Republic of Ireland: Given (Newcastle; Kiely , Charton, h-t); Finnan (Fulham; McAteer , Sunderland, 71; Quinn , Sunderland, 90), O’Brien (Newcastle; Dunne , Manchester City, h-t), Cunningham (Wimbledon; Breen , Coventry, h-t), Harte (Leeds; Staunton , Aston Villa, 71); Reid (Millwall; G Kelly , Leeds, h-t), Healy (Coventry; Carsley , Everton, h-t), Roy Keane (Manchester Utd; Holland , Ipswich, 85), Kilbane (Sunderland; Kennedy , Wolves, h-t); Duff (Blackburn; Morrison , Crystal Palace, h-t), Robbie Keane (Leeds; Sadlier , Millwall, 71).
Russia: Nigmatullin; Khlestov, Kovtun, Yuri Nikiforov (Chugainov, 65), Onopko, Khokhlov, Alenichev (Semak, 71), Titov, Mostovoi, Karpin (Izmailov, 52), Bestchastnykh.
Attendance: 42,500


Russia 4-2 Ireland – 7th September 2002
Drawn together in Group 10 for Euro 2004 qualifying, Russia and Ireland met each other in the opening fixture just seven months after their last game. Ireland had the better World Cup, reaching the knockouts, while Russia had failed at the Group Stage. 4,500 Irish fans travelled to Moscow where the visitors had the better start. Damien Duff hit the bar on the quarter hour mark, but when a goal came, it was for the home side, who broke quickly and scored through Kariaka. This only spurred on both teams, and it was a very lively affair. Ireland had just lost Damien Duff to injury, and further disappointment came when Beschastnykh had the ball in the net four minutes later. McCarthy sent Gary Doherty on in the second half to salvage something, and his change proved inspired as he scored from a corner after just four minutes on the pitch. However, the comeback was shortlived when Kerzhakov scored after Kenny Cunningham and Ian Harte failed to spot the striker’s run. Clinton Morrison hit back with fifteen minutes to go, but when Phil Babb put the ball into his own net, the match was decided.
Russia: Ovchinnikov; Ignashevitch, Onopko, Nizhegorodov; Gusev (Solomatin 29) , Loskov, Aldonin, Yanovsky, Kariaka; Beschastnykn (Kerzhakov 46), Semak (Khokhlov 65).
Republic of Ireland: Shay Given; Steve Finnan, Gary Breen, Kenny Cunningham, Ian Harte; Jason McAteer (Gary Doherty 65), Matt Holland, Mark Kinsella, Kevin Kilbane (Phil Babb 85); Robbie Keane, Damien Duff (Clinton Morrison 17)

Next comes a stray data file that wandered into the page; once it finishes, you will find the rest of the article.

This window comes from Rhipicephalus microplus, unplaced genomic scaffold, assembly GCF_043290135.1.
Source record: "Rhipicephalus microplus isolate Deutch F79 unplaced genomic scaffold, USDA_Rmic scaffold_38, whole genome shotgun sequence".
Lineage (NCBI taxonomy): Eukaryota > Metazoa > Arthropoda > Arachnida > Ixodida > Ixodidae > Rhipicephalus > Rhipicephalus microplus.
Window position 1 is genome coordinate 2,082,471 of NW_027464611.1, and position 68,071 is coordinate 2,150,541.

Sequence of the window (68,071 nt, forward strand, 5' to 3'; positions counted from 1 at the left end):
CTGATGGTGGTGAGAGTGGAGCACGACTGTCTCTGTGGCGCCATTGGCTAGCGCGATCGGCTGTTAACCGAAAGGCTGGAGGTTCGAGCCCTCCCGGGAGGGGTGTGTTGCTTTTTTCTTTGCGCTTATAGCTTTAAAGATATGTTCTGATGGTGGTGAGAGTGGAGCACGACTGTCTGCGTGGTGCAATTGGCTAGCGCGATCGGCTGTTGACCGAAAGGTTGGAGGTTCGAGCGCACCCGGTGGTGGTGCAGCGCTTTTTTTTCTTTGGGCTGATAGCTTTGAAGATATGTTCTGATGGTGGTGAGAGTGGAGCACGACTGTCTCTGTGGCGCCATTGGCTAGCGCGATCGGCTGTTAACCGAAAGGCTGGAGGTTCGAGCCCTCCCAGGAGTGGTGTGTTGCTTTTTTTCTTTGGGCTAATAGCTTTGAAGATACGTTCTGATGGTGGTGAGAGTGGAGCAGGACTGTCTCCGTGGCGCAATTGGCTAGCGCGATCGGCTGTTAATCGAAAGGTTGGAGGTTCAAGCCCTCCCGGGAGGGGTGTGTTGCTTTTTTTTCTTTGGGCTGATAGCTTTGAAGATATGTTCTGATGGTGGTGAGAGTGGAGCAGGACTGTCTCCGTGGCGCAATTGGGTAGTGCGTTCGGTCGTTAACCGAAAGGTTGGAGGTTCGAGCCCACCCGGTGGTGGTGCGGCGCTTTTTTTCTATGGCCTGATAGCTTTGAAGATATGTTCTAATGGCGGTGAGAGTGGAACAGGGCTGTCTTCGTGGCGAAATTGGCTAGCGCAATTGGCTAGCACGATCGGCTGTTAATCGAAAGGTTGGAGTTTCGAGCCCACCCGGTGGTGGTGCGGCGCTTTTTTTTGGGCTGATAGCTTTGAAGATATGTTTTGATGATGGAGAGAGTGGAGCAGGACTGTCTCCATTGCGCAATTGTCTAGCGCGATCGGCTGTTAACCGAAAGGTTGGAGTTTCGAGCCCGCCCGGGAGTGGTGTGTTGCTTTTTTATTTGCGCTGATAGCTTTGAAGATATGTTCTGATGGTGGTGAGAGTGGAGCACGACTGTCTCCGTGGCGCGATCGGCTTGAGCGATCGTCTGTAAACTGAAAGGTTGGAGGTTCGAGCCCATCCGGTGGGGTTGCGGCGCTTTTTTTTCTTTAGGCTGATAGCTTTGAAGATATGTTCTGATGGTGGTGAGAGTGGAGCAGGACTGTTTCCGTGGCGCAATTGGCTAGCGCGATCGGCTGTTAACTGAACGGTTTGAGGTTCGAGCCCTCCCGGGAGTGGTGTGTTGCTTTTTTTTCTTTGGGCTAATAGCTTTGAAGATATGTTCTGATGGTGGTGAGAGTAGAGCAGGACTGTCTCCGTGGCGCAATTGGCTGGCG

Ireland 1-1 Russia – 6th September 2003
A draw against Russia in Ireland’s penultimate Group 10 game left Brian Kerr’s men needing a win over Switzerland in the last match. Although we were without Robbie Keane, Ireland started much better, with Damien Duff scoring after just past the half hour. However, another earlier injury impacted on Ireland’s gameplan, this time to John O’Shea. Russia fought hard for an equaliser, and got what they deserved just before half-time when Ignashevich scored after Shay Given’s punch fell to him after pressure from Bulykin. Russia’s strength showed in the second half, and they were probably unlucky not to find a winner. Kevin Kilbane worked hard on the wing, and was named man of the match, but his final ball disappointed, and the lack of Keane up front meant Ireland missed their usual creative outlet.
Republic of Ireland: Shay Given; Stephen Carr, Gary Breen, Kenny Cunningham, John O’Shea (Ian Harte 26); Lee Carsley (Steven Reid 46), Colin Healy, Matt Holland, Kevin Kilbane; Clinton Morrison (Gary Doherty 73), Damien Duff.
Russia: Ovchinnikov; Evseev, Ignashevich, Onopko, Sennikov; Gusev, Esipov (Kerzhakov 33), Smertin, Mostovoi, Alenichev (Aldonine 39); Bulykin.
Attendance: 36,000


Ireland 2-3 Russia – 8th October 2010
Giovanni Trapattoni’s worst result as Ireland manager came as his four man midfield were nullified by Russia’s five-man-middle, with both Paul Green and Glenn Whelan disappointing. A heartbreaking opening half-hour had Russia two up, but in truth it was all Ireland until Kerzhakov broke the deadlock in the tenth minute. Robbie Keane had even hit the bar before the goal. After that, Irish heads dropped, and less than twenty minutes later we were two behind. Dzagoev scored after Kerzhakov and Anyukov cut the Irish defence open, and it was no less than we deserved. The second half started just as badly, and Russia were three up after 50 minutes. Shirokov seemed to stroll through the middle, and his shot from distance was deflected past a stranded Given. Trap sent on Shane Long for Liam Lawrence, and Ireland dominated the last half-hour, particularly through route one tactics. Robbie Keane won a penalty after going down under the smallest of touches, which he put to the right away from the keeper. A second goal came through the industrious Long, his first competitive goal after Akinfeev parried McGeady’s shot. Ireland sought an equaliser, but it would have been undeserved given the fact that Russia controlled the match for most of the evening.
Republic of Ireland: Shay Given (Manchester City), John O’Shea (Manchester United), Sean St Ledger (Preston NE), Richard Dunne (Aston Villa), Kevin Kilbane (Hull City); Liam Lawrence (Portsmouth), Glenn Whelan (Stoke City), Paul Green (Derby County), Aiden McGeady (Spartak Moscow); Robbie Keane (Spurs), Kevin Doyle (Wolves).
Subs: Long (Reading) for Lawrence (61 mins), Gibson (Manchester United) for Whelan (66 mins), Fahey (Birmingham City) for Doyle (71 mins)
Russia: Akinfeev, Aniukov, Ignashevich, Vasili Berezutsky, Zhirkov, Denisov, Shirokov, Zyryanov, Dzagoev, Arshavin, Kerzhakov.
Subs: Semshov for Zyryanon 68, Pogrebniak for Kerzhakov 79, A. Berezutsky for Dzagoev 84.
Attendance: 50,411